Division of Consumer Affairs
The Division of Consumer Affairs is part of the state government and it is intended to devote its time to protecting New Jersey consumers from all kinds of financial abuse, including foreclosure.
On foreclosures, at least, they really do not do a very good job of it. Some of their advice to homeowners and consumers makes sense – their warnings, for example, about predatory Foreclosure Rescue Scams are pretty good – but when it comes time to advise people in foreclosure what to do, they really fall short.
If you go to the DCA webpage and scroll through the advice they give to people in foreclosure, you will eventually stumble upon this page: https://www.nj.gov/dca/hmfa/media/download/foreclosure/fc_foreclosurefastfacts_english.pdf
Here is the good part about this advice: It directs the consumer to HUD Certified Housing Counselors. That is important because if you are going to talk to a non-attorney about your home mortgage, whether to modify, how to budget … it must be with a HUD Certified Housing Counselor.
There are plenty of companies out there marketing their ‘services’ to consumers who are not HUD Certified. They are, instead, fraudulent predators.
So if you are going to try to look for advice that does not involve defending yourself in the foreclosure litigation (not a good idea, but a common option) only work with one of the agencies on the list here.
The best, in my opinion, is New Jersey Citizen Action. They are a serious and reputable organization that is truly devoted to consumer protection, consumer rights and consumers … meaning, you, me, everyone you know …
But here is where it falls short … the Division of Consumer Affairs does not urge you, Tell you, COMMAND you to Answer the Foreclosure Complaint. They treat the foreclosure as a budgeting issue … as a problem that the homeowner must solve by looking inwards only … they fail to address the fact that the foreclosure litigation itself is a powerful tool in the homeowner’s arsenal.
They do not tell you that you must Answer the foreclosure complaint or else lose all kinds of rights … and with the loss of your rights lose all kinds of opportunities to force the mortgage servicer to give you much, much more time in your home than you fear or think … and you lose all kinds of opportunities to sue the bank, the mortgage servicer and its attorneys for improper actions during foreclosure.
It is a tremendous mistake. It is a self-inflicted injury upon the DCA’s mandate.
A Better Approach!
The best approach to foreclosure is not to look inward, at the consumer who is being sued or harassed over mortgage payments … why?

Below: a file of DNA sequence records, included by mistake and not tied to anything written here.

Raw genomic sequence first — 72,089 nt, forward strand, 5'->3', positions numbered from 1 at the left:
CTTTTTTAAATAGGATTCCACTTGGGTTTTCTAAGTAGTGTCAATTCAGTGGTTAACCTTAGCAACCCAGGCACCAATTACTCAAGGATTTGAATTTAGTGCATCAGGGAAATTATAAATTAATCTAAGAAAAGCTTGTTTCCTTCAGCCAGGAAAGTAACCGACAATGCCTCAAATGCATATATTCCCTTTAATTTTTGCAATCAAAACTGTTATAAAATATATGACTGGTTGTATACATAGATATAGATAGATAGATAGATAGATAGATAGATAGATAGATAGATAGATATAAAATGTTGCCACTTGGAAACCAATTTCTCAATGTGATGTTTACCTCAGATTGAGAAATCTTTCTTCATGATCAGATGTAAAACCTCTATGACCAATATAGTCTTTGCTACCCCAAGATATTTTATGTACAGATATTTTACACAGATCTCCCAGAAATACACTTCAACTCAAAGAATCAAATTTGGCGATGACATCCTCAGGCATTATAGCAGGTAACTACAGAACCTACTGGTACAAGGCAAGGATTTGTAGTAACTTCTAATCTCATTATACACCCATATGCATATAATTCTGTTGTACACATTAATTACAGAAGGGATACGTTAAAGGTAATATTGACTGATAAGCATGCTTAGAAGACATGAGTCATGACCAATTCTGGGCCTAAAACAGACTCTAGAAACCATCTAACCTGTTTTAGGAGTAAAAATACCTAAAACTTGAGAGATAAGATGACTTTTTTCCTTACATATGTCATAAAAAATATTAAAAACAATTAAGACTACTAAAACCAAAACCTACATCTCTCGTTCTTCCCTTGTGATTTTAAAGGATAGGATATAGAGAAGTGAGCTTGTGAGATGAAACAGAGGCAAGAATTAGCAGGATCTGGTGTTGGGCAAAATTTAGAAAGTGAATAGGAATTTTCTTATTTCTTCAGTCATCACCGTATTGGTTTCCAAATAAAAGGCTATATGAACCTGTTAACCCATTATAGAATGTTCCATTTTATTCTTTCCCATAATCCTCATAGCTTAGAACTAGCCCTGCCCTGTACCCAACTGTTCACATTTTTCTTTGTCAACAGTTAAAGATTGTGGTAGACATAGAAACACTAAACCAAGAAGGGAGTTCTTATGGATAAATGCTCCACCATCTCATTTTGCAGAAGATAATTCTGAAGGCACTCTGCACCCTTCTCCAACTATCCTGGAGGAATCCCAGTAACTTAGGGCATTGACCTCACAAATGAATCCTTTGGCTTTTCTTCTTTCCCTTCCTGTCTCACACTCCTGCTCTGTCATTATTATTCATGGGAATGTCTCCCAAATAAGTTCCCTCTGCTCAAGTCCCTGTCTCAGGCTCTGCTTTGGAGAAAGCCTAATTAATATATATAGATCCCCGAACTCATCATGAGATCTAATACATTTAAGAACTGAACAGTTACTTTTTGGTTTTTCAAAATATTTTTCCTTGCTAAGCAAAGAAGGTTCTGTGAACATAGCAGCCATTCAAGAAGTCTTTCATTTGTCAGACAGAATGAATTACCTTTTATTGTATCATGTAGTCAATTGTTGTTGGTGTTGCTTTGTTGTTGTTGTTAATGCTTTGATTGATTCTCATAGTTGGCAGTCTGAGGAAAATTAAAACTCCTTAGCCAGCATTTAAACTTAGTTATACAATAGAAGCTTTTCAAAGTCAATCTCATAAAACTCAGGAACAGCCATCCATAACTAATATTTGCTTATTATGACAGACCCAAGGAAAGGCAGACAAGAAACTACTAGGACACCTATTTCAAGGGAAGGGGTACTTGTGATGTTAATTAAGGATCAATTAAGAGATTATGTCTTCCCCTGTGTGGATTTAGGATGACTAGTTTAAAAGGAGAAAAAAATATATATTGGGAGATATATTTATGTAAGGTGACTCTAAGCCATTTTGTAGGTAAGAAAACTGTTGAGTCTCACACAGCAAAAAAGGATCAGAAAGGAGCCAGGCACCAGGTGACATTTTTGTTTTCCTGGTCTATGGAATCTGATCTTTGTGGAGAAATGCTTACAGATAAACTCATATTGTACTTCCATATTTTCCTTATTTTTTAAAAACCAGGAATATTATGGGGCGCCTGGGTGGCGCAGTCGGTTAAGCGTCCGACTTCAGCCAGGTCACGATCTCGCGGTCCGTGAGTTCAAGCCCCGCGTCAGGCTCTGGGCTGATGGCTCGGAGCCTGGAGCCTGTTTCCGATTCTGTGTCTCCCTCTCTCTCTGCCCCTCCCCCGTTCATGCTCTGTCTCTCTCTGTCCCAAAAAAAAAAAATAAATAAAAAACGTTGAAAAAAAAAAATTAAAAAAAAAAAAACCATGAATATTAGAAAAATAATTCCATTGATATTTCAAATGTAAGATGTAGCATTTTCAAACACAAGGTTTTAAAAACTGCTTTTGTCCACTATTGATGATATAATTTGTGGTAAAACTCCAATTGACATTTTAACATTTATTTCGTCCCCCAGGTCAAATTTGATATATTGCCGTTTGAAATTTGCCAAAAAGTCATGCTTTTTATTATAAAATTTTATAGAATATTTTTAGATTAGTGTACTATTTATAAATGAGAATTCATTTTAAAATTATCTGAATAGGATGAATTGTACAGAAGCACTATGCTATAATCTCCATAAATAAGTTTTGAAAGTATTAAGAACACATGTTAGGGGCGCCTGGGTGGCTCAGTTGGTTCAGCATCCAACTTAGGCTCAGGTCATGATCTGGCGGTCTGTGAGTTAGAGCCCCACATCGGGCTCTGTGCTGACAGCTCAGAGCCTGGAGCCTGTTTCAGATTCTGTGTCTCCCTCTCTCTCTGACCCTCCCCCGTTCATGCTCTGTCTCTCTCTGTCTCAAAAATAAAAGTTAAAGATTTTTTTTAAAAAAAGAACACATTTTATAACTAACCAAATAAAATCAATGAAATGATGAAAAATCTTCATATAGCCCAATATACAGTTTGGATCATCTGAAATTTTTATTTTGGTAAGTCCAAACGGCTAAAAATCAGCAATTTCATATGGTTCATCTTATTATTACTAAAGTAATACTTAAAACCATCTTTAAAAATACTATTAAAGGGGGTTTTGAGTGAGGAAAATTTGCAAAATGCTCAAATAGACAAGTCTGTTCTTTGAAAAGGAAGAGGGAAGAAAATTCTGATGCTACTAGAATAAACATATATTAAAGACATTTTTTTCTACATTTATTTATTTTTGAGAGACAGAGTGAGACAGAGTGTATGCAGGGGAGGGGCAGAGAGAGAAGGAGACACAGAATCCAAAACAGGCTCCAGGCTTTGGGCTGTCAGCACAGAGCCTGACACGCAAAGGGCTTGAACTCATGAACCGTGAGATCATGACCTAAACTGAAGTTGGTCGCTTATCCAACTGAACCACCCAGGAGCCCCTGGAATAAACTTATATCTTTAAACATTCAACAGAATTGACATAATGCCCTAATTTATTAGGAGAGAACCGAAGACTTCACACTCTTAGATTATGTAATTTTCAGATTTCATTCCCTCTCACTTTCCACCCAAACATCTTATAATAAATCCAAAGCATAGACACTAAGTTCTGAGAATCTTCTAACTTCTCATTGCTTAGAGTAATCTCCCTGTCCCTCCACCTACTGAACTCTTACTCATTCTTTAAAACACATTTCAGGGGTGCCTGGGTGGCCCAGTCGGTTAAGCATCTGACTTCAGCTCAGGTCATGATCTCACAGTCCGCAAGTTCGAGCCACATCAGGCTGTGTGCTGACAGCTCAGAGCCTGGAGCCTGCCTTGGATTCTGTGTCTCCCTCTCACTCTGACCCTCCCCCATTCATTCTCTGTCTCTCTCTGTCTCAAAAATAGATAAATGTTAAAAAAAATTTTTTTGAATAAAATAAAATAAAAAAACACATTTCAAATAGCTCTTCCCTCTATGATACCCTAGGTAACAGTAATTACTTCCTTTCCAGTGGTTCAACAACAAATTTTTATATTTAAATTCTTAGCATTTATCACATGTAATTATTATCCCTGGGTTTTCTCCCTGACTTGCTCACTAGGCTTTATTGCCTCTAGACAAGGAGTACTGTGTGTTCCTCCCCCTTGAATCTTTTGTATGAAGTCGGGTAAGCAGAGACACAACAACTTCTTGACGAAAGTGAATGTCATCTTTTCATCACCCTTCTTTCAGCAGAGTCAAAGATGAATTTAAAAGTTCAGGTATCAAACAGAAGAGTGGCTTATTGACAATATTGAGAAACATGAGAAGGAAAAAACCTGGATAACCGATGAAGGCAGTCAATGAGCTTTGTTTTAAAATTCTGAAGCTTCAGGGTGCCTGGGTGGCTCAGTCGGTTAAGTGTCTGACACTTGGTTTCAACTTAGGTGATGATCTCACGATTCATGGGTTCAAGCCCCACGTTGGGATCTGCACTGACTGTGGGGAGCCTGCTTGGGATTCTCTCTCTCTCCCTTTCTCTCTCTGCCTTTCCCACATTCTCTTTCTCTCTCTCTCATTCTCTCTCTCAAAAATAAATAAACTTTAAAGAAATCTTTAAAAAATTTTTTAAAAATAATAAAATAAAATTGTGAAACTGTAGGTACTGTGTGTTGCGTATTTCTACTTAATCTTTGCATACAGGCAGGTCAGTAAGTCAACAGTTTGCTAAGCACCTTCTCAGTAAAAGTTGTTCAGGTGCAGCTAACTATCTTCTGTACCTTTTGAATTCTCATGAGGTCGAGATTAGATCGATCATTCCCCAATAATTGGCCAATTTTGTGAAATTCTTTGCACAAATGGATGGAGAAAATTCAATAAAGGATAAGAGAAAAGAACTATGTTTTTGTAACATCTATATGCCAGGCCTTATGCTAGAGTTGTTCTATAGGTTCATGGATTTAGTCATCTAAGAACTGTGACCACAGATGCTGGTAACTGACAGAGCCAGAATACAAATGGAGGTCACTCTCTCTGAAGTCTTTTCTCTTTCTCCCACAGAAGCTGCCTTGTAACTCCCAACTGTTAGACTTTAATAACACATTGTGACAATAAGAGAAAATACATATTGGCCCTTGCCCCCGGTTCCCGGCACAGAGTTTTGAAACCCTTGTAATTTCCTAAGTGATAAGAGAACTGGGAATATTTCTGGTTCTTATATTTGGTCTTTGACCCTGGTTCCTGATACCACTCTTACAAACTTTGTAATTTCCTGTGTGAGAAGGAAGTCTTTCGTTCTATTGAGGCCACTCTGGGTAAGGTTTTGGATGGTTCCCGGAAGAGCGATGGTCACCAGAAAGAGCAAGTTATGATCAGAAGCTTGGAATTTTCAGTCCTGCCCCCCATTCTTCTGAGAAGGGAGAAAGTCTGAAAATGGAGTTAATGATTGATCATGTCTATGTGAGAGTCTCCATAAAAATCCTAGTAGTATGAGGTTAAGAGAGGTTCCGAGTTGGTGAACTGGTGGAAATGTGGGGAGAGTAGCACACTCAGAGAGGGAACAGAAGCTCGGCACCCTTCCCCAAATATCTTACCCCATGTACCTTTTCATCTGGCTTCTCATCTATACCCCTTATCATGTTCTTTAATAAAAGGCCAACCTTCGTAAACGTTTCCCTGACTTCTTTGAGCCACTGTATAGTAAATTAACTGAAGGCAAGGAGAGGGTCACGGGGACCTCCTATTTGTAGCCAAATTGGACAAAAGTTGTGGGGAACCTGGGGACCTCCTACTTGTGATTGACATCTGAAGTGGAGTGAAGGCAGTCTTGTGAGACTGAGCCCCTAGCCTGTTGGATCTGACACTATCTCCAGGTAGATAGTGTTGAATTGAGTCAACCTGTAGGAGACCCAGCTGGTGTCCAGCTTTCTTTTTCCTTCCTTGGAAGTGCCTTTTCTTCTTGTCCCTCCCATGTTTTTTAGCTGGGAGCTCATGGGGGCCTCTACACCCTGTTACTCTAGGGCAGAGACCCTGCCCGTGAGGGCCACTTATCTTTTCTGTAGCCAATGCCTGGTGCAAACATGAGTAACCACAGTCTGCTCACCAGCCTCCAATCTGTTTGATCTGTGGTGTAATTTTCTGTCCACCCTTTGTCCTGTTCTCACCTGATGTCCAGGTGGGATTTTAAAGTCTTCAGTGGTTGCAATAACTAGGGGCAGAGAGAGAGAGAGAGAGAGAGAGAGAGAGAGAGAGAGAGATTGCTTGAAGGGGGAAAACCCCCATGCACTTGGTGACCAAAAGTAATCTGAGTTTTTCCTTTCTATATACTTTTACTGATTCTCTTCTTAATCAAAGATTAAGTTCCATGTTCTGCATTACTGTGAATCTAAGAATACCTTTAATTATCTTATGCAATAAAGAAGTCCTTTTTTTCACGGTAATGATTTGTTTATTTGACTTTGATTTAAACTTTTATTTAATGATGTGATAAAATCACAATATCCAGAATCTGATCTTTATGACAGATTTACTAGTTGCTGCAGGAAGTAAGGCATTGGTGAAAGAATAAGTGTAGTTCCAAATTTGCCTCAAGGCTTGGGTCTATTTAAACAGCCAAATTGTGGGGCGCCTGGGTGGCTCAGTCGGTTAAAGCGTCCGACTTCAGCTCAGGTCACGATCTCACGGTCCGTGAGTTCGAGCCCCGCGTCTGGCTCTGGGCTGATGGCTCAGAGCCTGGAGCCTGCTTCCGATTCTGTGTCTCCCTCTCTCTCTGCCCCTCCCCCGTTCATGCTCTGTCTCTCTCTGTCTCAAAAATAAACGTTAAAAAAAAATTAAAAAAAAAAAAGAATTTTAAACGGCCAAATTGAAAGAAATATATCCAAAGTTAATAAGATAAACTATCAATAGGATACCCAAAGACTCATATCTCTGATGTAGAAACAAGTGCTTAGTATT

They are supposed to be the Division of CONSUMER Affairs, and blaming the victim is neither appropriate nor, the vast majority of the time fair or accurate. Advising a consumer to review their budgeting, push them to modify the mortgage right off the bat is like telling someone to bring a knife to a gunfight.
The DCA, and many other organizations out there treat a foreclosure as part of a negotiation with the mortgage servicer, and it is not. You cannot negotiate with a multi-billion dollar industry … it is a fight.
You can force your mortgage company to review your modification application.
You can sue your mortgage company if they deny your application in violation of their guidelines.
You can sue your mortgage company if they breach your modification agreement.
… and you can sue your mortgage company if they don’t credit your account for every penny that you pay them.
These are not negotiations … these are strategies to fight.
The Division of Consumer Affairs does little for New Jersey consumers in foreclosure except urge them to make a deal as soon as possible … and I DO NOT.
I show people how to FIGHT BACK, and then force the banks to review the loan modification application when you have developed leverage … or have used the time in foreclosure to put themselves in much better financial situations.
Bottom line: Don’t give up, don’t listen to anyone who tells you that this is your fault and you have to sit through counselling. Instead, be ready to fight back.
There are several very good attorneys who know how to fight banks. I am one, and there are others.
When you are in trouble, talk to us.
Talk to a budget counselor as well, if you want, but … FIGHT BACK and don’t let anyone convince you that giving in is your best option.
You have rights. Find out what they are. Use them and fight the bank!